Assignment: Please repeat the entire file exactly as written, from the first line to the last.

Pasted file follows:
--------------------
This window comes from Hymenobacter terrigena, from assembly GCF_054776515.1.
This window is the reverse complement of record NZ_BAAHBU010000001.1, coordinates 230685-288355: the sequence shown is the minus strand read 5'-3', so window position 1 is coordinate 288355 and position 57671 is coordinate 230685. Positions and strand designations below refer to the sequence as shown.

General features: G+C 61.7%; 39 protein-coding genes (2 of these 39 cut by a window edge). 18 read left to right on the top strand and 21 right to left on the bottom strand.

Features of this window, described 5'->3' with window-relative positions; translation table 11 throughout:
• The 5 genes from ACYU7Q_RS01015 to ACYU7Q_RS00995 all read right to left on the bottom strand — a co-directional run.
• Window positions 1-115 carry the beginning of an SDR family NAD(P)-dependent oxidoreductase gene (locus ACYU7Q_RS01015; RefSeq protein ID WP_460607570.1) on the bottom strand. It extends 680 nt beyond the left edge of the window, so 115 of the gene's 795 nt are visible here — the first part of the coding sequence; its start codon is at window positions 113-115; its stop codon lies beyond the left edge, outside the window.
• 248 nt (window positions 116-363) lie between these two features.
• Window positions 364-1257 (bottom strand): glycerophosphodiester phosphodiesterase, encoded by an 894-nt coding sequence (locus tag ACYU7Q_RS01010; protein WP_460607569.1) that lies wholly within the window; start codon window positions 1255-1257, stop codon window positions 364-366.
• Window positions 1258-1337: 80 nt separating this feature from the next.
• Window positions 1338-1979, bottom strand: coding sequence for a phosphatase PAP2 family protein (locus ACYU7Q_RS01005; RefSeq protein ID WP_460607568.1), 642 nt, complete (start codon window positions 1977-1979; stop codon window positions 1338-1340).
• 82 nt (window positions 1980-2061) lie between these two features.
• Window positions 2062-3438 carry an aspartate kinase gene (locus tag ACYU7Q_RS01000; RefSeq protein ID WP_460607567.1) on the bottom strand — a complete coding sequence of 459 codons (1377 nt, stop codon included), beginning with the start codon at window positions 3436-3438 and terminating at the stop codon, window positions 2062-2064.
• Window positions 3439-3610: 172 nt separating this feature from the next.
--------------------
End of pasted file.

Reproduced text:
This window comes from Hymenobacter terrigena, from assembly GCF_054776515.1.
This window is the reverse complement of record NZ_BAAHBU010000001.1, coordinates 230685-288355: the sequence shown is the minus strand read 5'-3', so window position 1 is coordinate 288355 and position 57671 is coordinate 230685. Positions and strand designations below refer to the sequence as shown.

General features: G+C 61.7%; 39 protein-coding genes (2 of these 39 cut by a window edge). 18 read left to right on the top strand and 21 right to left on the bottom strand.

Features of this window, described 5'->3' with window-relative positions; translation table 11 throughout:
• The 5 genes from ACYU7Q_RS01015 to ACYU7Q_RS00995 all read right to left on the bottom strand — a co-directional run.
• Window positions 1-115 carry the beginning of an SDR family NAD(P)-dependent oxidoreductase gene (locus ACYU7Q_RS01015; RefSeq protein ID WP_460607570.1) on the bottom strand. It extends 680 nt beyond the left edge of the window, so 115 of the gene's 795 nt are visible here — the first part of the coding sequence; its start codon is at window positions 113-115; its stop codon lies beyond the left edge, outside the window.
• 248 nt (window positions 116-363) lie between these two features.
• Window positions 364-1257 (bottom strand): glycerophosphodiester phosphodiesterase, encoded by an 894-nt coding sequence (locus tag ACYU7Q_RS01010; protein WP_460607569.1) that lies wholly within the window; start codon window positions 1255-1257, stop codon window positions 364-366.
• Window positions 1258-1337: 80 nt separating this feature from the next.
• Window positions 1338-1979, bottom strand: coding sequence for a phosphatase PAP2 family protein (locus ACYU7Q_RS01005; RefSeq protein ID WP_460607568.1), 642 nt, complete (start codon window positions 1977-1979; stop codon window positions 1338-1340).
• 82 nt (window positions 1980-2061) lie between these two features.
• Window positions 2062-3438 carry an aspartate kinase gene (locus tag ACYU7Q_RS01000; RefSeq protein ID WP_460607567.1) on the bottom strand — a complete coding sequence of 459 codons (1377 nt, stop codon included), beginning with the start codon at window positions 3436-3438 and terminating at the stop codon, window positions 2062-2064.
• Window positions 3439-3610: 172 nt separating this feature from the next.